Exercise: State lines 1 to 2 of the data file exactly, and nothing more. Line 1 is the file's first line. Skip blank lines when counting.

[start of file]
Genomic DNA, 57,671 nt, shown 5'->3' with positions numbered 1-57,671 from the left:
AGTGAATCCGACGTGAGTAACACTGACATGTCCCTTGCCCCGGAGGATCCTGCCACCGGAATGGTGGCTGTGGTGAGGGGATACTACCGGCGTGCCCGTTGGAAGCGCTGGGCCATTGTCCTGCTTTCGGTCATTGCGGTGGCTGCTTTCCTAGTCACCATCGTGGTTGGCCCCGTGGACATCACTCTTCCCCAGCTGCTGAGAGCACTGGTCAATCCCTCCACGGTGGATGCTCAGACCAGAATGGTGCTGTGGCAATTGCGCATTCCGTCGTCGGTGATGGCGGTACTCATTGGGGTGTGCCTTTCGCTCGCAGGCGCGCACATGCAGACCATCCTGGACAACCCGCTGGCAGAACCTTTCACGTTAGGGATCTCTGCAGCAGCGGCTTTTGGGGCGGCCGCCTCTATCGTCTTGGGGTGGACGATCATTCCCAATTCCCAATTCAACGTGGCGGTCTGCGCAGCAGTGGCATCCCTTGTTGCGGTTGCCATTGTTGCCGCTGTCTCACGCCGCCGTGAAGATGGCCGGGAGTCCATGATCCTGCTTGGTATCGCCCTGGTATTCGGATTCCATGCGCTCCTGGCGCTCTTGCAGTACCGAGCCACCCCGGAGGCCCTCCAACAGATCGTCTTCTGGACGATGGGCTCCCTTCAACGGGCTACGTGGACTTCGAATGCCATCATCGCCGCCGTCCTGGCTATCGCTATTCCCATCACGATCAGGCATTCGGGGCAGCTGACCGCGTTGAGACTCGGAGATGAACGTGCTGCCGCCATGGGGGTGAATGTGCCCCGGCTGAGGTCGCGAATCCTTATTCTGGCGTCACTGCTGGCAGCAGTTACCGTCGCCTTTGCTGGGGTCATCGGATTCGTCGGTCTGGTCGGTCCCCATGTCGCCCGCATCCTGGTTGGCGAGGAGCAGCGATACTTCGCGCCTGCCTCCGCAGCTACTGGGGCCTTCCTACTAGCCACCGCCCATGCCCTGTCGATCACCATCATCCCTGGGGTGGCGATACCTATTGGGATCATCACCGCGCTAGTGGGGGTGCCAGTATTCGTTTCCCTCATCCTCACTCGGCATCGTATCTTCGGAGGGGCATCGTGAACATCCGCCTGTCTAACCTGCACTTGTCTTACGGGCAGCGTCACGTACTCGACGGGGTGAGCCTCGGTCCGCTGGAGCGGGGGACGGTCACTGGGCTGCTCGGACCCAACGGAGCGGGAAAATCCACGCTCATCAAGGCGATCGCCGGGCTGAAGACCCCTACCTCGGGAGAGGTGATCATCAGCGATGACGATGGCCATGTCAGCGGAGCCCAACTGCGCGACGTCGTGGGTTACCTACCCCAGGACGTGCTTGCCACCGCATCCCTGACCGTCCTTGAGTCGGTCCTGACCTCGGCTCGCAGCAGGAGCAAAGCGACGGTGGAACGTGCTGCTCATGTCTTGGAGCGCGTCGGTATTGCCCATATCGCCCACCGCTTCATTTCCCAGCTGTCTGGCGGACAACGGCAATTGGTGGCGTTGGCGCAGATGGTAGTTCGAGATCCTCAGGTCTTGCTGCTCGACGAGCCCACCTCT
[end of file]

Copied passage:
Genomic DNA, 57,671 nt, shown 5'->3' with positions numbered 1-57,671 from the left:
AGTGAATCCGACGTGAGTAACACTGACATGTCCCTTGCCCCGGAGGATCCTGCCACCGGAATGGTGGCTGTGGTGAGGGGATACTACCGGCGTGCCCGTTGGAAGCGCTGGGCCATTGTCCTGCTTTCGGTCATTGCGGTGGCTGCTTTCCTAGTCACCATCGTGGTTGGCCCCGTGGACATCACTCTTCCCCAGCTGCTGAGAGCACTGGTCAATCCCTCCACGGTGGATGCTCAGACCAGAATGGTGCTGTGGCAATTGCGCATTCCGTCGTCGGTGATGGCGGTACTCATTGGGGTGTGCCTTTCGCTCGCAGGCGCGCACATGCAGACCATCCTGGACAACCCGCTGGCAGAACCTTTCACGTTAGGGATCTCTGCAGCAGCGGCTTTTGGGGCGGCCGCCTCTATCGTCTTGGGGTGGACGATCATTCCCAATTCCCAATTCAACGTGGCGGTCTGCGCAGCAGTGGCATCCCTTGTTGCGGTTGCCATTGTTGCCGCTGTCTCACGCCGCCGTGAAGATGGCCGGGAGTCCATGATCCTGCTTGGTATCGCCCTGGTATTCGGATTCCATGCGCTCCTGGCGCTCTTGCAGTACCGAGCCACCCCGGAGGCCCTCCAACAGATCGTCTTCTGGACGATGGGCTCCCTTCAACGGGCTACGTGGACTTCGAATGCCATCATCGCCGCCGTCCTGGCTATCGCTATTCCCATCACGATCAGGCATTCGGGGCAGCTGACCGCGTTGAGACTCGGAGATGAACGTGCTGCCGCCATGGGGGTGAATGTGCCCCGGCTGAGGTCGCGAATCCTTATTCTGGCGTCACTGCTGGCAGCAGTTACCGTCGCCTTTGCTGGGGTCATCGGATTCGTCGGTCTGGTCGGTCCCCATGTCGCCCGCATCCTGGTTGGCGAGGAGCAGCGATACTTCGCGCCTGCCTCCGCAGCTACTGGGGCCTTCCTACTAGCCACCGCCCATGCCCTGTCGATCACCATCATCCCTGGGGTGGCGATACCTATTGGGATCATCACCGCGCTAGTGGGGGTGCCAGTATTCGTTTCCCTCATCCTCACTCGGCATCGTATCTTCGGAGGGGCATCGTGAACATCCGCCTGTCTAACCTGCACTTGTCTTACGGGCAGCGTCACGTACTCGACGGGGTGAGCCTCGGTCCGCTGGAGCGGGGGACGGTCACTGGGCTGCTCGGACCCAACGGAGCGGGAAAATCCACGCTCATCAAGGCGATCGCCGGGCTGAAGACCCCTACCTCGGGAGAGGTGATCATCAGCGATGACGATGGCCATGTCAGCGGAGCCCAACTGCGCGACGTCGTGGGTTACCTACCCCAGGACGTGCTTGCCACCGCATCCCTGACCGTCCTTGAGTCGGTCCTGACCTCGGCTCGCAGCAGGAGCAAAGCGACGGTGGAACGTGCTGCTCATGTCTTGGAGCGCGTCGGTATTGCCCATATCGCCCACCGCTTCATTTCCCAGCTGTCTGGCGGACAACGGCAATTGGTGGCGTTGGCGCAGATGGTAGTTCGAGATCCTCAGGTCTTGCTGCTCGACGAGCCCACCTCT